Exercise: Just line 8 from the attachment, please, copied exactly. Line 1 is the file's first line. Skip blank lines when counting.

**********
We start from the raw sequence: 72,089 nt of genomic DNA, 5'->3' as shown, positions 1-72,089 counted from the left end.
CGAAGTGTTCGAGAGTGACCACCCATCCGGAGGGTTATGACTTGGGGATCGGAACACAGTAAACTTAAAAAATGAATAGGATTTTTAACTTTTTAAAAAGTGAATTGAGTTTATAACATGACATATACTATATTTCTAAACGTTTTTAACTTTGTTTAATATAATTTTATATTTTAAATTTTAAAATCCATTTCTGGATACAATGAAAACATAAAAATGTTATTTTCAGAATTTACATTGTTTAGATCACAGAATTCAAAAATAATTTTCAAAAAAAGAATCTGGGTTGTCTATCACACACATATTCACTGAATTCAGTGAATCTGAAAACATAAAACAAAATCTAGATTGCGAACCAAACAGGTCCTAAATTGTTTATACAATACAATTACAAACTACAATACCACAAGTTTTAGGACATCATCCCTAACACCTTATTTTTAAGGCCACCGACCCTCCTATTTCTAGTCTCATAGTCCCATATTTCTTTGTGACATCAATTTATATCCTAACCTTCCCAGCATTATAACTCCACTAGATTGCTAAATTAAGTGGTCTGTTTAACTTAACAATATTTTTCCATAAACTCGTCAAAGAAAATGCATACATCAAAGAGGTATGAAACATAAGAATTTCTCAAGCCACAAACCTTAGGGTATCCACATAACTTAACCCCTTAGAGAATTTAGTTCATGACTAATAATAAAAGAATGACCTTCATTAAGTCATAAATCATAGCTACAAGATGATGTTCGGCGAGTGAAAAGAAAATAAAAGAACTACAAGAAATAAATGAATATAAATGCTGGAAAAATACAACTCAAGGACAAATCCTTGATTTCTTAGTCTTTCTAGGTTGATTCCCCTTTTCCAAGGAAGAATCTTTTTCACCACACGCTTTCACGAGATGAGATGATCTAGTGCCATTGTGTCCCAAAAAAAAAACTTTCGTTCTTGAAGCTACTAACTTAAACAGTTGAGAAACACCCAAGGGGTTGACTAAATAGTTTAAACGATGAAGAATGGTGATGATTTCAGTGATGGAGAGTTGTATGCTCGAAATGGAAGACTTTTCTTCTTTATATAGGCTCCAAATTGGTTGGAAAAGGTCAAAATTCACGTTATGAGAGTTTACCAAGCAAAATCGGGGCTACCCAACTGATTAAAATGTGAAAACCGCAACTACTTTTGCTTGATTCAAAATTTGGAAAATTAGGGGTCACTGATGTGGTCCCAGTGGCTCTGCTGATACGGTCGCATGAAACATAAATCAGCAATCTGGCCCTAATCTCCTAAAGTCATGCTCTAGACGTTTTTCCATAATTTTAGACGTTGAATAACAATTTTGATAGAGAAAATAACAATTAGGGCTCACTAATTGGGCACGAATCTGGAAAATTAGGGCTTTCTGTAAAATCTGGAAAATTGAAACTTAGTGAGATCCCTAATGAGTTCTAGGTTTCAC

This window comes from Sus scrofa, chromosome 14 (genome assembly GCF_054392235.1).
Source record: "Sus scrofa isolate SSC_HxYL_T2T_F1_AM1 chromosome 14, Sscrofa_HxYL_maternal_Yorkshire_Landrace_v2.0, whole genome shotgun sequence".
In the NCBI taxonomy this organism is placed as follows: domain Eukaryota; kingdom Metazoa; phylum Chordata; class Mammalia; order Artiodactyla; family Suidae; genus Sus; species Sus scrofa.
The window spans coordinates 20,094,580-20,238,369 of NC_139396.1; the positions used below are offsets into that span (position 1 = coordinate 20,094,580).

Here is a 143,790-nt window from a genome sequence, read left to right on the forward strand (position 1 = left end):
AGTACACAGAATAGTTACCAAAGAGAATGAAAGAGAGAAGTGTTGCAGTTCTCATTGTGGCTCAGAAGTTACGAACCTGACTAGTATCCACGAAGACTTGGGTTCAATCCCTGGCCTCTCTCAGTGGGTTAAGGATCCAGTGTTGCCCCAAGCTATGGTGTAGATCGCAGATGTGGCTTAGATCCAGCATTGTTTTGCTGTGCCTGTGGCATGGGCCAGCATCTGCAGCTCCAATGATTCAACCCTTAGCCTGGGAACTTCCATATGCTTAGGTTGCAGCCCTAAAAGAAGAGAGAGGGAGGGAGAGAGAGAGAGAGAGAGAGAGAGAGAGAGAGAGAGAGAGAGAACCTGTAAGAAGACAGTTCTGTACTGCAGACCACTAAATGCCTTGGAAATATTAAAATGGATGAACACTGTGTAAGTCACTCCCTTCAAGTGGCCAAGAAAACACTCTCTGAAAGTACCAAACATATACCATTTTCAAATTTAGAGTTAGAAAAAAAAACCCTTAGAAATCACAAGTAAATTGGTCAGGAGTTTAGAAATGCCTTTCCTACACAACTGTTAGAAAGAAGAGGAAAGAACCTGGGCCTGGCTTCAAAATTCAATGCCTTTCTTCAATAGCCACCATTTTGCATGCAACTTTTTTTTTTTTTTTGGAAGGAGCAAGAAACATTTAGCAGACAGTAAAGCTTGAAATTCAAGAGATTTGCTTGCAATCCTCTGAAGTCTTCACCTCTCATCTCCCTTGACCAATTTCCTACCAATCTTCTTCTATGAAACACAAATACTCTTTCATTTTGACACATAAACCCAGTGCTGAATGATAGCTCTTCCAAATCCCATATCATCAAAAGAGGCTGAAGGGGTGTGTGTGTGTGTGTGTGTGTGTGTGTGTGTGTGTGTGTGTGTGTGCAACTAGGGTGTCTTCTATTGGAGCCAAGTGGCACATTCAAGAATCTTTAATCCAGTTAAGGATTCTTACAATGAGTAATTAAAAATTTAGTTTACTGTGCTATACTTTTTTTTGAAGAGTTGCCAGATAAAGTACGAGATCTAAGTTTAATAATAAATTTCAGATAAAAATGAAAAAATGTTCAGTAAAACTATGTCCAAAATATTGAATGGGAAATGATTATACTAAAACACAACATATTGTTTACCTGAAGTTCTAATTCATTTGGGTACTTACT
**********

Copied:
AGTACACAGAATAGTTACCAAAGAGAATGAAAGAGAGAAGTGTTGCAGTTCTCATTGTGGCTCAGAAGTTACGAACCTGACTAGTATCCACGAAGACTTGGGTTCAATCCCTGGCCTCTCTCAGTGGGTTAAGGATCCAGTGTTGCCCCAAGCTATGGTGTAGATCGCAGATGTGGCTTAGATCCAGCATTGTTTTGCTGTGCCTGTGGCATGGGCCAGCATCTGCAGCTCCAATGATTCAACCCTTAGCCTGGGAACTTCCATATGCTTAGGTTGCAGCCCTAAAAGAAGAGAGAGGGAGGGAGAGAGAGAGAGAGAGAGAGAGAGAGAGAGAGAGAGAGAGAGAACCTGTAAGAAGACAGTTCTGTACTGCAGACCACTAAATGCCTTGGAAATATTAAAATGGATGAACACTGTGTAAGTCACTCCCTTCAAGTGGCCAAGAAAACACTCTCTGAAAGTACCAAACATATACCATTTTCAAATTTAGAGTTAGAAAAAAAAACCCTTAGAAATCACAAGTAAATTGGTCAGGAGTTTAGAAATGCCTTTCCTACACAACTGTTAGAAAGAAGAGGAAAGAACCTGGGCCTGGCTTCAAAATTCAATGCCTTTCTTCAATAGCCACCATTTTGCATGCAACTTTTTTTTTTTTTTTGGAAGGAGCAAGAAACATTTAGCAGACAGTAAAGCTTGAAATTCAAGAGATTTGCTTGCAATCCTCTGAAGTCTTCACCTCTCATCTCCCTTGACCAATTTCCTACCAATCTTCTTCTATGAAACACAAATACTCTTTCATTTTGACACATAAACCCAGTGCTGAATGATAGCTCTTCCAAATCCCATATCATCAAAAGAGGCTGAAGGGGTGTGTGTGTGTGTGTGTGTGTGTGTGTGTGTGTGTGTGTGTGTGTGCAACTAGGGTGTCTTCTATTGGAGCCAAGTGGCACATTCAAGAATCTTTAATCCAGTTAAGGATTCTTACAATGAGTAATTAAAAATTTAGTTTACTGTGCTATACTTTTTTTTGAAGAGTTGCCAGATAAAGTACGAGATCTAAGTTTAATAATAAATTTCAGATAAAAATGAAAAAATGTTCAGTAAAACTATGTCCAAAATATTGAATGGGAAATGATTATACTAAAACACAACATATTGTTTACCTGAAGTTCTAATTCATTTGGGTACTTACT